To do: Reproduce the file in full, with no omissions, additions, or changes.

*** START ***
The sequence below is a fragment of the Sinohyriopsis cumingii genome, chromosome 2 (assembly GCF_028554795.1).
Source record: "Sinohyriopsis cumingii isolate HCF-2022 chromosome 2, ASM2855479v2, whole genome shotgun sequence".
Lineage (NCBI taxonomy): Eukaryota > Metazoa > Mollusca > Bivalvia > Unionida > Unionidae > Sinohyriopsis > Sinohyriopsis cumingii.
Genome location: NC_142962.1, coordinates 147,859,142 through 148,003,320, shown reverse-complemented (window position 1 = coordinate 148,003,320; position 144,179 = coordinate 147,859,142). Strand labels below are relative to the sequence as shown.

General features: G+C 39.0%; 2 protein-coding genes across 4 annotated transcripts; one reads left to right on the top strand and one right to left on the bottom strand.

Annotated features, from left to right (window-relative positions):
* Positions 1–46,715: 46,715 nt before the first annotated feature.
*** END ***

The sequence below is a fragment of the Sinohyriopsis cumingii genome, chromosome 2 (assembly GCF_028554795.1).
Source record: "Sinohyriopsis cumingii isolate HCF-2022 chromosome 2, ASM2855479v2, whole genome shotgun sequence".
Lineage (NCBI taxonomy): Eukaryota > Metazoa > Mollusca > Bivalvia > Unionida > Unionidae > Sinohyriopsis > Sinohyriopsis cumingii.
Genome location: NC_142962.1, coordinates 147,859,142 through 148,003,320, shown reverse-complemented (window position 1 = coordinate 148,003,320; position 144,179 = coordinate 147,859,142). Strand labels below are relative to the sequence as shown.

General features: G+C 39.0%; 2 protein-coding genes across 4 annotated transcripts; one reads left to right on the top strand and one right to left on the bottom strand.

Annotated features, from left to right (window-relative positions):
* Positions 1–46,715: 46,715 nt before the first annotated feature.